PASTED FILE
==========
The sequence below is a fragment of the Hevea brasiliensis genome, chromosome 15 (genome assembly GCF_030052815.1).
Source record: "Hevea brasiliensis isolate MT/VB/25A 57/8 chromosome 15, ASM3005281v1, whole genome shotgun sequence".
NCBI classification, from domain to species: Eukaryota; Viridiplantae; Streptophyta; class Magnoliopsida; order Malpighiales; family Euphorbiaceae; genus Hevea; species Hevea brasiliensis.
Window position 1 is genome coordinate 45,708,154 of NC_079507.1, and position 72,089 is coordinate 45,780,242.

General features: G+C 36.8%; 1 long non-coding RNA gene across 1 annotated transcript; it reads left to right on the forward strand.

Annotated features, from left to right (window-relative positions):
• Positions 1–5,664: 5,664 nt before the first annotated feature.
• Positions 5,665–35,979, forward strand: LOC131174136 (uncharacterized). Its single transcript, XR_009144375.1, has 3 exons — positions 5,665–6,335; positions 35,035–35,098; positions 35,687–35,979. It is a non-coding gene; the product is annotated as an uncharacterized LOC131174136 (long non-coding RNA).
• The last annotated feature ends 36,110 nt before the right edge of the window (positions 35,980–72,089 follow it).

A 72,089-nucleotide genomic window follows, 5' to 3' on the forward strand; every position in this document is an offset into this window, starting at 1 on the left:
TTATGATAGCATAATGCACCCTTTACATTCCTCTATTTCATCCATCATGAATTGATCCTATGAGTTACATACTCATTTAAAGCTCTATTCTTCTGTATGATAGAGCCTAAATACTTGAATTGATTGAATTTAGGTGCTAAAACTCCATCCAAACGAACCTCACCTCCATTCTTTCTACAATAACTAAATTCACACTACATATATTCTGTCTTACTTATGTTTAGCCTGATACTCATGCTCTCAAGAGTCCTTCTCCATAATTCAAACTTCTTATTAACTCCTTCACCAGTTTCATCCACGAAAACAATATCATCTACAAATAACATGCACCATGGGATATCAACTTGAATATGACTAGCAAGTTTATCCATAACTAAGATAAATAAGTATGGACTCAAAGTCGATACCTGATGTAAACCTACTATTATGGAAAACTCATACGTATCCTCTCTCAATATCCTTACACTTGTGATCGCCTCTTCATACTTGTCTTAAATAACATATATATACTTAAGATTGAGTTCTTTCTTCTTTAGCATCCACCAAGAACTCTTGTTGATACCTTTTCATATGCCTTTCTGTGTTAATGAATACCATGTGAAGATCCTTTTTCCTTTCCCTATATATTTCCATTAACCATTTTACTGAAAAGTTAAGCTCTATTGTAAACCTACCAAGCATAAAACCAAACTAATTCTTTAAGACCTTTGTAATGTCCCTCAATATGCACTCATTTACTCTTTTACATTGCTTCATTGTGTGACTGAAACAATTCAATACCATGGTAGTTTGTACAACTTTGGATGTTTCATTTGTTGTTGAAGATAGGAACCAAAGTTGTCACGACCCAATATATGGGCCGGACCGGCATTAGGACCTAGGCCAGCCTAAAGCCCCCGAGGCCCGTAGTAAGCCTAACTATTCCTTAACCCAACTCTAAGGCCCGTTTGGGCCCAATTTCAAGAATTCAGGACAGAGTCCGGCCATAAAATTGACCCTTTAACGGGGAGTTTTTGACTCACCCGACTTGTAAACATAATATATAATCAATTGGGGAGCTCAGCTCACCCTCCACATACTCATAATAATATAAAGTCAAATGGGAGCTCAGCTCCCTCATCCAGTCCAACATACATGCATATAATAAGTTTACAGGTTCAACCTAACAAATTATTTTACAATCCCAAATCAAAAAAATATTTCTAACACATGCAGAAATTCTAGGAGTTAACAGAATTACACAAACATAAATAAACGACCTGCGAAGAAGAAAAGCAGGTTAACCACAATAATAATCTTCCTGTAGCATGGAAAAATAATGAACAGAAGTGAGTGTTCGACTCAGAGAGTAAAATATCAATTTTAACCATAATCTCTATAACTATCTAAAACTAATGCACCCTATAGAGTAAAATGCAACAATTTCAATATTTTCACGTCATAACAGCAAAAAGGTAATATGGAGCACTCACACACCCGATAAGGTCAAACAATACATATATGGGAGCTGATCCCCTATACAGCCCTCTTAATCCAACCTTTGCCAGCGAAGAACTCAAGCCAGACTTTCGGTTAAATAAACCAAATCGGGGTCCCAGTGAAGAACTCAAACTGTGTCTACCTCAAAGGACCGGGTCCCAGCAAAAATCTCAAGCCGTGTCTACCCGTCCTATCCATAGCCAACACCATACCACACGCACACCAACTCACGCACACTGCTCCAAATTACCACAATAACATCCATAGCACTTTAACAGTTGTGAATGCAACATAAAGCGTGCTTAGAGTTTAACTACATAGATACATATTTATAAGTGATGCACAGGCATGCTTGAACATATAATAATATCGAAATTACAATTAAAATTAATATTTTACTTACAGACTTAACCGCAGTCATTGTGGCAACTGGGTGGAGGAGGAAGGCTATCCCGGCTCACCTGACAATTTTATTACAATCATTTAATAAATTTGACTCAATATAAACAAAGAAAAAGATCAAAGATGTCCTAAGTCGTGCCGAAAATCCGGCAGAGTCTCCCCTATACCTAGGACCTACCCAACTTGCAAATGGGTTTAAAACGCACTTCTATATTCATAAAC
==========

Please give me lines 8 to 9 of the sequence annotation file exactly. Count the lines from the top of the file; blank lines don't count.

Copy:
• Positions 5,665–35,979, forward strand: LOC131174136 (uncharacterized). Its single transcript, XR_009144375.1, has 3 exons — positions 5,665–6,335; positions 35,035–35,098; positions 35,687–35,979. It is a non-coding gene; the product is annotated as an uncharacterized LOC131174136 (long non-coding RNA).
• The last annotated feature ends 36,110 nt before the right edge of the window (positions 35,980–72,089 follow it).